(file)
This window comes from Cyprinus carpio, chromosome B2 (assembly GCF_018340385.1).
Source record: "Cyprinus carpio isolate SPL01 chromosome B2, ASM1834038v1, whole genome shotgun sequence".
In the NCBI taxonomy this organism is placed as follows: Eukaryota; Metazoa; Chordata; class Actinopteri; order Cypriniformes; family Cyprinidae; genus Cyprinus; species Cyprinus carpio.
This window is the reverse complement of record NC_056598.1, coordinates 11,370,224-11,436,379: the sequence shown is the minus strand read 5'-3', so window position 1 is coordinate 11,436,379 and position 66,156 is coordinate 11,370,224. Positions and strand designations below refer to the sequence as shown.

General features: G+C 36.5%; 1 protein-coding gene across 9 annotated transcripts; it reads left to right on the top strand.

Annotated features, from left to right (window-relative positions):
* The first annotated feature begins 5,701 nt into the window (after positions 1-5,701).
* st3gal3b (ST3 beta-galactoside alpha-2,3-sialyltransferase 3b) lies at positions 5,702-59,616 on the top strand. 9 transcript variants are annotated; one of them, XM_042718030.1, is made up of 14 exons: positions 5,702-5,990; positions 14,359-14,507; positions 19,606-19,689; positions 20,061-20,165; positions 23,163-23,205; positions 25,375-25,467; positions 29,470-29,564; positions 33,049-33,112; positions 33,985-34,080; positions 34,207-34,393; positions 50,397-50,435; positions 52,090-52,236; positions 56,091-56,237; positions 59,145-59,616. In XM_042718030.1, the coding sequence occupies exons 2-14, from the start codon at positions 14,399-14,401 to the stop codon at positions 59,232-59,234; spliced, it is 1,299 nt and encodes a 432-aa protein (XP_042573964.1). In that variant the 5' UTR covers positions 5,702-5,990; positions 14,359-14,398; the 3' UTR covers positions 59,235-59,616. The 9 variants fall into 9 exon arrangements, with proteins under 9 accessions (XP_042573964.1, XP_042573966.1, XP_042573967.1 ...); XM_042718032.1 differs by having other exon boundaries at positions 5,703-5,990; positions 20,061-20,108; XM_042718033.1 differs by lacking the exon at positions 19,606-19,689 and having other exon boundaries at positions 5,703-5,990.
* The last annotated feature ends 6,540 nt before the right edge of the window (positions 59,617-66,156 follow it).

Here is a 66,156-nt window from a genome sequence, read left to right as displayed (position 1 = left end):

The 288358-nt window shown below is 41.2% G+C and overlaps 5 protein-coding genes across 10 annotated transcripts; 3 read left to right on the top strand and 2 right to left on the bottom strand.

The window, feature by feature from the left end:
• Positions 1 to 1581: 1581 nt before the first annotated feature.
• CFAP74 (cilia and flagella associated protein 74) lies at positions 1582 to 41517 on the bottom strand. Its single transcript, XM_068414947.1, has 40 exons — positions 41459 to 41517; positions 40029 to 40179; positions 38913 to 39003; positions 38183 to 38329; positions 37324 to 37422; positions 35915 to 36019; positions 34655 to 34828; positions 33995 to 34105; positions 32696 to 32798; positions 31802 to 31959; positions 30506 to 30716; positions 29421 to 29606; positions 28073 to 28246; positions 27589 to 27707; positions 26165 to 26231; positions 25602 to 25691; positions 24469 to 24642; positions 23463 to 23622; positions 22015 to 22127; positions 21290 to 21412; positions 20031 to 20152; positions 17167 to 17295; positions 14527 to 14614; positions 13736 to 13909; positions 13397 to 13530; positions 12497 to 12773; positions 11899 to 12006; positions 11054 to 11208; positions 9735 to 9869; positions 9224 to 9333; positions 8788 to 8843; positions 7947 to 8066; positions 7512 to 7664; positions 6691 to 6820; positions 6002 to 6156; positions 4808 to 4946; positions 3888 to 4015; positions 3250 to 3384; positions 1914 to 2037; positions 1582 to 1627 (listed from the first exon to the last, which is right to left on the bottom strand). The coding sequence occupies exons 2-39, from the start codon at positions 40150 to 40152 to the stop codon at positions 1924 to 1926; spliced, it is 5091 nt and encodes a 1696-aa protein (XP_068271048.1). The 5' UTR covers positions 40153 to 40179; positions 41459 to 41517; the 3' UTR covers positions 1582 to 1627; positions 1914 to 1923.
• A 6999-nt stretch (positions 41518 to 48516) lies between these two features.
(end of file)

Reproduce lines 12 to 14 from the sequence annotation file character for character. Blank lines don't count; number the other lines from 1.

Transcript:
The window, feature by feature from the left end:
• Positions 1 to 1581: 1581 nt before the first annotated feature.
• CFAP74 (cilia and flagella associated protein 74) lies at positions 1582 to 41517 on the bottom strand. Its single transcript, XM_068414947.1, has 40 exons — positions 41459 to 41517; positions 40029 to 40179; positions 38913 to 39003; positions 38183 to 38329; positions 37324 to 37422; positions 35915 to 36019; positions 34655 to 34828; positions 33995 to 34105; positions 32696 to 32798; positions 31802 to 31959; positions 30506 to 30716; positions 29421 to 29606; positions 28073 to 28246; positions 27589 to 27707; positions 26165 to 26231; positions 25602 to 25691; positions 24469 to 24642; positions 23463 to 23622; positions 22015 to 22127; positions 21290 to 21412; positions 20031 to 20152; positions 17167 to 17295; positions 14527 to 14614; positions 13736 to 13909; positions 13397 to 13530; positions 12497 to 12773; positions 11899 to 12006; positions 11054 to 11208; positions 9735 to 9869; positions 9224 to 9333; positions 8788 to 8843; positions 7947 to 8066; positions 7512 to 7664; positions 6691 to 6820; positions 6002 to 6156; positions 4808 to 4946; positions 3888 to 4015; positions 3250 to 3384; positions 1914 to 2037; positions 1582 to 1627 (listed from the first exon to the last, which is right to left on the bottom strand). The coding sequence occupies exons 2-39, from the start codon at positions 40150 to 40152 to the stop codon at positions 1924 to 1926; spliced, it is 5091 nt and encodes a 1696-aa protein (XP_068271048.1). The 5' UTR covers positions 40153 to 40179; positions 41459 to 41517; the 3' UTR covers positions 1582 to 1627; positions 1914 to 1923.